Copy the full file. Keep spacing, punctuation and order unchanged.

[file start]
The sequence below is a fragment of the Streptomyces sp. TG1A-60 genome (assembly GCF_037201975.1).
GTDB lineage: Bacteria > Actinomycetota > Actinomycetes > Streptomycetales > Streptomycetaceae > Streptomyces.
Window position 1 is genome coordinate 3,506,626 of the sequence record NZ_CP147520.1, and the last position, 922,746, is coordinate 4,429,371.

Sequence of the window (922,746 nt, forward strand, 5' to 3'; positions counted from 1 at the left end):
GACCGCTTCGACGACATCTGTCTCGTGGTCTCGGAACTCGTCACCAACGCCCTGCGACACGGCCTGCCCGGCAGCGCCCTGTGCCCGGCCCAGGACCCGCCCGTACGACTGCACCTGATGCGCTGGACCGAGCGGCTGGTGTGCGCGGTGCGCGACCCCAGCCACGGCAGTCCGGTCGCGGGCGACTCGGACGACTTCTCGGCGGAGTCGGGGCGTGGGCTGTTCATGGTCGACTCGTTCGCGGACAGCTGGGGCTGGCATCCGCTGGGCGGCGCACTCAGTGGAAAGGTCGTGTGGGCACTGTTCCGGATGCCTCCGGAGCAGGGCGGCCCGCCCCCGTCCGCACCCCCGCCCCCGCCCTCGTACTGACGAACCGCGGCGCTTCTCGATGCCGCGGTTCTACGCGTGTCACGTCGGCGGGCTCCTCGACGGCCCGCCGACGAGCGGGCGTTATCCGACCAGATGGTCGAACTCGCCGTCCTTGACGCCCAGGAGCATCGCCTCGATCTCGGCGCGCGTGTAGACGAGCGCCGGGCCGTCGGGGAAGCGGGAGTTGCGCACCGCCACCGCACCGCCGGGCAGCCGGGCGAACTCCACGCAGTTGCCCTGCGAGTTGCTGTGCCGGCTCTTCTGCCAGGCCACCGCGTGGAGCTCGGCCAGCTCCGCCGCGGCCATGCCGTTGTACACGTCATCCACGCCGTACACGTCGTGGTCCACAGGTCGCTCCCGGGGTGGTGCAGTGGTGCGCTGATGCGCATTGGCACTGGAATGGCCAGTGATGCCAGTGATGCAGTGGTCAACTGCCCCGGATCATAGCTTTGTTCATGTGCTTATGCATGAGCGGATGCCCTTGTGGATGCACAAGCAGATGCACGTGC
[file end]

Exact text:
The sequence below is a fragment of the Streptomyces sp. TG1A-60 genome (assembly GCF_037201975.1).
GTDB lineage: Bacteria > Actinomycetota > Actinomycetes > Streptomycetales > Streptomycetaceae > Streptomyces.
Window position 1 is genome coordinate 3,506,626 of the sequence record NZ_CP147520.1, and the last position, 922,746, is coordinate 4,429,371.

Sequence of the window (922,746 nt, forward strand, 5' to 3'; positions counted from 1 at the left end):
GACCGCTTCGACGACATCTGTCTCGTGGTCTCGGAACTCGTCACCAACGCCCTGCGACACGGCCTGCCCGGCAGCGCCCTGTGCCCGGCCCAGGACCCGCCCGTACGACTGCACCTGATGCGCTGGACCGAGCGGCTGGTGTGCGCGGTGCGCGACCCCAGCCACGGCAGTCCGGTCGCGGGCGACTCGGACGACTTCTCGGCGGAGTCGGGGCGTGGGCTGTTCATGGTCGACTCGTTCGCGGACAGCTGGGGCTGGCATCCGCTGGGCGGCGCACTCAGTGGAAAGGTCGTGTGGGCACTGTTCCGGATGCCTCCGGAGCAGGGCGGCCCGCCCCCGTCCGCACCCCCGCCCCCGCCCTCGTACTGACGAACCGCGGCGCTTCTCGATGCCGCGGTTCTACGCGTGTCACGTCGGCGGGCTCCTCGACGGCCCGCCGACGAGCGGGCGTTATCCGACCAGATGGTCGAACTCGCCGTCCTTGACGCCCAGGAGCATCGCCTCGATCTCGGCGCGCGTGTAGACGAGCGCCGGGCCGTCGGGGAAGCGGGAGTTGCGCACCGCCACCGCACCGCCGGGCAGCCGGGCGAACTCCACGCAGTTGCCCTGCGAGTTGCTGTGCCGGCTCTTCTGCCAGGCCACCGCGTGGAGCTCGGCCAGCTCCGCCGCGGCCATGCCGTTGTACACGTCATCCACGCCGTACACGTCGTGGTCCACAGGTCGCTCCCGGGGTGGTGCAGTGGTGCGCTGATGCGCATTGGCACTGGAATGGCCAGTGATGCCAGTGATGCAGTGGTCAACTGCCCCGGATCATAGCTTTGTTCATGTGCTTATGCATGAGCGGATGCCCTTGTGGATGCACAAGCAGATGCACGTGC